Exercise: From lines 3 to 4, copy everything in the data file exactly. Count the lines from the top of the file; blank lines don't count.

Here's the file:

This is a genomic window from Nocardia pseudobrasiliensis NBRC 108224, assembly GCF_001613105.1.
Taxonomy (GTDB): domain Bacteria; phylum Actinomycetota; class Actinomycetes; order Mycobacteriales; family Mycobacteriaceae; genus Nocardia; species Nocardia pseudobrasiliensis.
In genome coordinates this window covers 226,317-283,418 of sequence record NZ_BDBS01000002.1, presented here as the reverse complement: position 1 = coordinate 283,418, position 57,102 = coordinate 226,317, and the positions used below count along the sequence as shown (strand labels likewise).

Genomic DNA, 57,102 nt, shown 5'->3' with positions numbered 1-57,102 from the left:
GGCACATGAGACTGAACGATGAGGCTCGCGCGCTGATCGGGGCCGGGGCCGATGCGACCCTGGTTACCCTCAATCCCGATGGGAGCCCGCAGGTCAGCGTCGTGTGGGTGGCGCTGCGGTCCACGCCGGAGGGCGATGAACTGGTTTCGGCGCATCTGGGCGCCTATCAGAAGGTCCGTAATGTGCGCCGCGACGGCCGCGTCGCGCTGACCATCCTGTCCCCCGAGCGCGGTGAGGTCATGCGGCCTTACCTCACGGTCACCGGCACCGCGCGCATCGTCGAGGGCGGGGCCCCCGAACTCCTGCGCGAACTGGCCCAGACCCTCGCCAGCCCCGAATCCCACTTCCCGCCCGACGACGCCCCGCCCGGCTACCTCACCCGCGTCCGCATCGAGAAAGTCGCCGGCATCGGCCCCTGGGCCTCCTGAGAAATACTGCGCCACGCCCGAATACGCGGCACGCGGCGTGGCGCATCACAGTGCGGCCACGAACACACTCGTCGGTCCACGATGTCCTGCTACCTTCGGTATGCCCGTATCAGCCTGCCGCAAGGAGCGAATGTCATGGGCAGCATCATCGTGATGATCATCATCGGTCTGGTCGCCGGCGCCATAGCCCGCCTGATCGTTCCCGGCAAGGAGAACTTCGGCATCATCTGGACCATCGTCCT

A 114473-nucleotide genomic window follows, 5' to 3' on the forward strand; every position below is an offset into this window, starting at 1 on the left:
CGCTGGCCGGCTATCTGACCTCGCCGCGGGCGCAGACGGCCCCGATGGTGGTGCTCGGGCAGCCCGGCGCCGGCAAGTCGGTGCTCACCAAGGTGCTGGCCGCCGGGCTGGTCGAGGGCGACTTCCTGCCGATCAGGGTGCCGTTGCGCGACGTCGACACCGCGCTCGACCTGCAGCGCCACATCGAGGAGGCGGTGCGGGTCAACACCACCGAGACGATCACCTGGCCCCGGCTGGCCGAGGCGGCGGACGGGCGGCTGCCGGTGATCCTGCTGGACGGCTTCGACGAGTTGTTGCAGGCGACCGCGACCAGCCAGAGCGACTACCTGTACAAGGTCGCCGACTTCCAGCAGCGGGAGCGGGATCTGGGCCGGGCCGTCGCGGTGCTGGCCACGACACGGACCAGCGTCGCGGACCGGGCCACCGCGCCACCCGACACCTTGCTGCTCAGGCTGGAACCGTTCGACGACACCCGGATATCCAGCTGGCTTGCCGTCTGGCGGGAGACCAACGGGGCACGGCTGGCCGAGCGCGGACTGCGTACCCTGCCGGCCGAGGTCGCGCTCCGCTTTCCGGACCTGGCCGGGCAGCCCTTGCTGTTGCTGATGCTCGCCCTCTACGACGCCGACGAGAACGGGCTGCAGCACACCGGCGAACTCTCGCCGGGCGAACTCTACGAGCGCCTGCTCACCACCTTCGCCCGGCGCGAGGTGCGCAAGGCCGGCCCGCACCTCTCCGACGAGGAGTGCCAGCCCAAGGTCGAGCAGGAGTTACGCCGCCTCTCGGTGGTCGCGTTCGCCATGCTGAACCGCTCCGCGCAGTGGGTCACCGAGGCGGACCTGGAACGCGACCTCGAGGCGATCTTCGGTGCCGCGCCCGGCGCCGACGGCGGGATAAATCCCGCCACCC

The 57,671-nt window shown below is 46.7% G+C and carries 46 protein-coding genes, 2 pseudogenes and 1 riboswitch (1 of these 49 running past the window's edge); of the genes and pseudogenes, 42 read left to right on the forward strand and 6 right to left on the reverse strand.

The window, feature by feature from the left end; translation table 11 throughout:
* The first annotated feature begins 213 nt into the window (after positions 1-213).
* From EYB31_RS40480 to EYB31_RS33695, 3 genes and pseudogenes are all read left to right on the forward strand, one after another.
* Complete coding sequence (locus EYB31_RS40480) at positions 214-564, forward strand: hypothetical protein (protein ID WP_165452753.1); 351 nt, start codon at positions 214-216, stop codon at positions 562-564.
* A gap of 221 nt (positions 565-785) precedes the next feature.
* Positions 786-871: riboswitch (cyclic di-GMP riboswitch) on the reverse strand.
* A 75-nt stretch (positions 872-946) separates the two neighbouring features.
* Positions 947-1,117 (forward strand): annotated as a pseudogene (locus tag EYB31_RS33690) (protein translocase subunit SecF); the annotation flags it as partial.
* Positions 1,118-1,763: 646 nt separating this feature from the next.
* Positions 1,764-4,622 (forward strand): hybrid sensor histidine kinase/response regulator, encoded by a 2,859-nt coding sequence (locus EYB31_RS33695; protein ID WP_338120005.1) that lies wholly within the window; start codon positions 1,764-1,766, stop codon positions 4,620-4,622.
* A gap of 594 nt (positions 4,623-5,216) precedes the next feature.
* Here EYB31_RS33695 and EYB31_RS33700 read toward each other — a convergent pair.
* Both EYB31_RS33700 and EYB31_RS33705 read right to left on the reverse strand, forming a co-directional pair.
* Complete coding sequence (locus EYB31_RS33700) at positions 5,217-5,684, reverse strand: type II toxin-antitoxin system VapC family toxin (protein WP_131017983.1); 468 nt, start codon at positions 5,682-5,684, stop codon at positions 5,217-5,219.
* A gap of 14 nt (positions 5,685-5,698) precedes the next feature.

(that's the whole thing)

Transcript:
In genome coordinates this window covers 226,317-283,418 of sequence record NZ_BDBS01000002.1, presented here as the reverse complement: position 1 = coordinate 283,418, position 57,102 = coordinate 226,317, and the positions used below count along the sequence as shown (strand labels likewise).

Genomic DNA, 57,102 nt, shown 5'->3' with positions numbered 1-57,102 from the left: